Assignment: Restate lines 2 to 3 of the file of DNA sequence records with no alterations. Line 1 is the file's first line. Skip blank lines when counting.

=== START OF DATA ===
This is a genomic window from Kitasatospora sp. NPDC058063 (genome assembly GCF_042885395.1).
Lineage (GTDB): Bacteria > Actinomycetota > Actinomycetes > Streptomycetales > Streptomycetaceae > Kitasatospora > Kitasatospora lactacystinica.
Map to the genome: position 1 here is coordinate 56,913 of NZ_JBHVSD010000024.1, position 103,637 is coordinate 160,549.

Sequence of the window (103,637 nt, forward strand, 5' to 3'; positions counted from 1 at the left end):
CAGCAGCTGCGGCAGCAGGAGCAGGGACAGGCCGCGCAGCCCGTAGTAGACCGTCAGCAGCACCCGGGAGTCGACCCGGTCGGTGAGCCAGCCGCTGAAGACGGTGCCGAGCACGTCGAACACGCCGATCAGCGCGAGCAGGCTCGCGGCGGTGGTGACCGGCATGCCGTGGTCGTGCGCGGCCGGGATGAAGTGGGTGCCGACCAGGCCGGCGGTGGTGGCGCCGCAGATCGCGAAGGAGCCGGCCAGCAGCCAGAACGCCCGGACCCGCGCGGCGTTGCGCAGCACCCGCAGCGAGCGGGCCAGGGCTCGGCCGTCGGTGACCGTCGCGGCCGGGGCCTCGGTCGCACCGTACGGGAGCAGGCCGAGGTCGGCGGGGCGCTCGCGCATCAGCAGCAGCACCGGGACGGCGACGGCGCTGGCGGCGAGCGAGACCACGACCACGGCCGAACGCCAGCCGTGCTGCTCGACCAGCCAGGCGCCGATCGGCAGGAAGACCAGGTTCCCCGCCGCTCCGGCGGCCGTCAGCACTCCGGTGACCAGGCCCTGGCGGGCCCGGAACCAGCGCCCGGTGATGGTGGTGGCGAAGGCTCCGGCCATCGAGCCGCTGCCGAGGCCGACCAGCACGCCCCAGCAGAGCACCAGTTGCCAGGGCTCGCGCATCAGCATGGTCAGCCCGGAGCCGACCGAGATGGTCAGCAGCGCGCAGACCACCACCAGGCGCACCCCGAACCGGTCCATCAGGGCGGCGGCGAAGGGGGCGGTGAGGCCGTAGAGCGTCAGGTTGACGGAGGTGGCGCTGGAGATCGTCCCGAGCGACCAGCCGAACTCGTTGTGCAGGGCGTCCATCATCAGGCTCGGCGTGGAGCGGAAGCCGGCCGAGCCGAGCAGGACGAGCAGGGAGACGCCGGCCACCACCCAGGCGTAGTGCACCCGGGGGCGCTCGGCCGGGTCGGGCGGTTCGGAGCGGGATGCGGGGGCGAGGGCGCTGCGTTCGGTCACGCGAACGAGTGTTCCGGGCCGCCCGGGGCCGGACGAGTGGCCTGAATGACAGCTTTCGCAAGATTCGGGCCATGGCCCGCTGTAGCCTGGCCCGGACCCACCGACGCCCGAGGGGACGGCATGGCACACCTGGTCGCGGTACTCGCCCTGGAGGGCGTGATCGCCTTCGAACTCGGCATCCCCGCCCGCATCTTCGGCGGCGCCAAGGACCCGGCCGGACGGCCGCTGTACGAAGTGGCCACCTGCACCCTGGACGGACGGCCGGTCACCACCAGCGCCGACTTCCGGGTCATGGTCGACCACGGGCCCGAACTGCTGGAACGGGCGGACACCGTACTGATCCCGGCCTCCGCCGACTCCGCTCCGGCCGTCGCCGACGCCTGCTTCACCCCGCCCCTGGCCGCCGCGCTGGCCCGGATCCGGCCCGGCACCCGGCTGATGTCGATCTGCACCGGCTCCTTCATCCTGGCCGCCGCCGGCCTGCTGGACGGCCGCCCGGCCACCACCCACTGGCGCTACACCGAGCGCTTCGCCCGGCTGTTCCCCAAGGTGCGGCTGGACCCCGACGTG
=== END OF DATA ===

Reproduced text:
Lineage (GTDB): Bacteria > Actinomycetota > Actinomycetes > Streptomycetales > Streptomycetaceae > Kitasatospora > Kitasatospora lactacystinica.
Map to the genome: position 1 here is coordinate 56,913 of NZ_JBHVSD010000024.1, position 103,637 is coordinate 160,549.